answer                                 <2>
  "restart" (prompt game :start)         <3>
  "help" (show-help game current)
  "save" (save-state current)
  "easter-egg" (rickroll)
  (next-state game current answer))      <4>
  1. Use the = predicate function to test each option
  2. Pass answer as the righthand side in every test
  3. Each clause will be tested as (= "restart" answer)
  4. Provide a default expression if every prior test fails

Compared to our original implementation with nested if statements, this version using condp is quite succinct and readable. For this reason, condp is widely used to test multiple values when the full flexibility of case is not required.

Quick Review

  • Using cond write some code that will evaluate to :pos when a given number is positive, :neg when it is negative, and :zero when it is exactly zero
  • Write code that will do the same thing using condp

Summary

In this lesson, we learned what are usually referred to as the branching control structures. We learned that, in contrast to JavaScript an other imperative languages, these structures are used as expressions that choose between values rather than imperative statements that direct the flow of execution. We also looked at ClojureScript’s concept of truthiness and how is is simpler than that of most other languages. We can now:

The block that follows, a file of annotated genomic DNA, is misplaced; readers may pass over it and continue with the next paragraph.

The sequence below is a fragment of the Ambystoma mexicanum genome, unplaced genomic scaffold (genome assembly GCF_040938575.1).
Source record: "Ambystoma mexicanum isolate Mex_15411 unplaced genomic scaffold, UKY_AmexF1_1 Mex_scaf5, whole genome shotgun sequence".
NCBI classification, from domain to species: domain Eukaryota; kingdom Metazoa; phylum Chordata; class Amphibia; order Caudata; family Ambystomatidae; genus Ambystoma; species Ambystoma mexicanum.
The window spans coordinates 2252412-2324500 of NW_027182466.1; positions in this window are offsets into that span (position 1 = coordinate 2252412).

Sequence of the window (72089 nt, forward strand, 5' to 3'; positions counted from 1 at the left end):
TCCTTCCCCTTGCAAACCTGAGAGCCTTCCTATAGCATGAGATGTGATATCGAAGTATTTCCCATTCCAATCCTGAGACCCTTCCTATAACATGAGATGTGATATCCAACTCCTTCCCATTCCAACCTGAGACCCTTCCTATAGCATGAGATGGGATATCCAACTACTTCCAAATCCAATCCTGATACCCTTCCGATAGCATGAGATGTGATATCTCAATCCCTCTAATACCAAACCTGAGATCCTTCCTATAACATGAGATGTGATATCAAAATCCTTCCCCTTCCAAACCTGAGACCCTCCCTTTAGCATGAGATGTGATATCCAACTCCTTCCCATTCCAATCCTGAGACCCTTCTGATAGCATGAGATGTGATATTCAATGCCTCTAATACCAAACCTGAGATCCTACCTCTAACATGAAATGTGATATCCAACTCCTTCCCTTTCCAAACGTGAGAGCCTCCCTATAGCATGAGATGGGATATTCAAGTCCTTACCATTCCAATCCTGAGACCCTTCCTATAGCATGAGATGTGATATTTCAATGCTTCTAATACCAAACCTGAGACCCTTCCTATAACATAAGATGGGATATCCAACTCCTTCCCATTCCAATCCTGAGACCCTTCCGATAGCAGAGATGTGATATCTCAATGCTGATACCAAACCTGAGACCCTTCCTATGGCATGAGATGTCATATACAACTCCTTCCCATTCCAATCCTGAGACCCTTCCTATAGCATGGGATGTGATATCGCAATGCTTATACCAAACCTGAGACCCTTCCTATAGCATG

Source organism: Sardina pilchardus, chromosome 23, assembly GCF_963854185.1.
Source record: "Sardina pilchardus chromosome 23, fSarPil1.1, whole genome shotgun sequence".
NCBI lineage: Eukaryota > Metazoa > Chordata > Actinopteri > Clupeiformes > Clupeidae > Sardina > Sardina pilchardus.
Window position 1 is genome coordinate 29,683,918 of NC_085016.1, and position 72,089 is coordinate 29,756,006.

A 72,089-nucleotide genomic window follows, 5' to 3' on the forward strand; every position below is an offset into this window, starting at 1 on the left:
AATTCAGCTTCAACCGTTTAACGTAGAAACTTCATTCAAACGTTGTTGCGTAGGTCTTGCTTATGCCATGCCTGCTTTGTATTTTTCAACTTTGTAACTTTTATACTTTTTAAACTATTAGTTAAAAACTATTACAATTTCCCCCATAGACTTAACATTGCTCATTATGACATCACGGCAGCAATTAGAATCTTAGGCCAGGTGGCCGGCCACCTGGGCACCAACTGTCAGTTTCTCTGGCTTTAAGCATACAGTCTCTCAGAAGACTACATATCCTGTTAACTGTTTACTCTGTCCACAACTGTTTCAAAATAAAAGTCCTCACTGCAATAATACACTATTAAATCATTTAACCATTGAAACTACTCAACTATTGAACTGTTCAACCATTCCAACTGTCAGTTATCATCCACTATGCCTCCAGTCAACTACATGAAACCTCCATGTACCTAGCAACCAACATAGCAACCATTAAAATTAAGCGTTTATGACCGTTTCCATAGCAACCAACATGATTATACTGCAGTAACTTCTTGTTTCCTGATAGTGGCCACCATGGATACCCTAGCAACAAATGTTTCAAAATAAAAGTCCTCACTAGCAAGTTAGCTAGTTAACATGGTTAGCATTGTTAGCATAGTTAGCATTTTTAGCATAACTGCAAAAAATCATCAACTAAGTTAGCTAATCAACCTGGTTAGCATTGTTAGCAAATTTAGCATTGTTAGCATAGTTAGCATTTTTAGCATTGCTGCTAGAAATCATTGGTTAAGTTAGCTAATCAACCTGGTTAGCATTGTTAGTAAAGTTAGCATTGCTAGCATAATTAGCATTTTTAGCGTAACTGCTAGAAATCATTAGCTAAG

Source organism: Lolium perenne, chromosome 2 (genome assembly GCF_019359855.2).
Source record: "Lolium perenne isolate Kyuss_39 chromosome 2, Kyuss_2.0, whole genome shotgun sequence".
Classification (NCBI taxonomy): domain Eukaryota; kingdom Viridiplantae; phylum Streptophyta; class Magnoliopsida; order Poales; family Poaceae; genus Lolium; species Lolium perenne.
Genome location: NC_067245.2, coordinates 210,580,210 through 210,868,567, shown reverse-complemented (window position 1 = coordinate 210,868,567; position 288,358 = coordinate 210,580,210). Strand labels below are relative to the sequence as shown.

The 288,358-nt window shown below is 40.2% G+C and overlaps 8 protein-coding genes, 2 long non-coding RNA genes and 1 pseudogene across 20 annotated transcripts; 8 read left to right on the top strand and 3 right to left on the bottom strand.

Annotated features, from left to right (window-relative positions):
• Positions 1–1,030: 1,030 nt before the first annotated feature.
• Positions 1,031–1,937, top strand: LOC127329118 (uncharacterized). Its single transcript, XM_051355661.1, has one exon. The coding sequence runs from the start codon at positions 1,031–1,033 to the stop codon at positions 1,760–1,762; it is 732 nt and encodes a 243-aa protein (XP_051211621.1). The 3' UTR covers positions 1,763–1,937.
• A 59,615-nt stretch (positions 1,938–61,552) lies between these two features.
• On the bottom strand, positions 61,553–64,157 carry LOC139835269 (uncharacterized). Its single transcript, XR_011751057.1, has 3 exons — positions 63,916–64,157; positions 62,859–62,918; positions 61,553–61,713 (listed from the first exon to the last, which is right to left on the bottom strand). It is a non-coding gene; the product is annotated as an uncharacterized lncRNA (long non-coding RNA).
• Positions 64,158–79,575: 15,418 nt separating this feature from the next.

• Choose between two values using if
  • Conditionally evaluate code using when
  • Simplify multiple-choice options using cond and condp

Even though they function a little differently in ClojureScript than in other languages, these branching mechanisms are one of the most fundamental building blocks that we need to write applications. Next, we will look at the other class of control structures - loops.


  1. We have come across some code samples that have used conditionals because they are almost unavoidable for any interesting program. [return]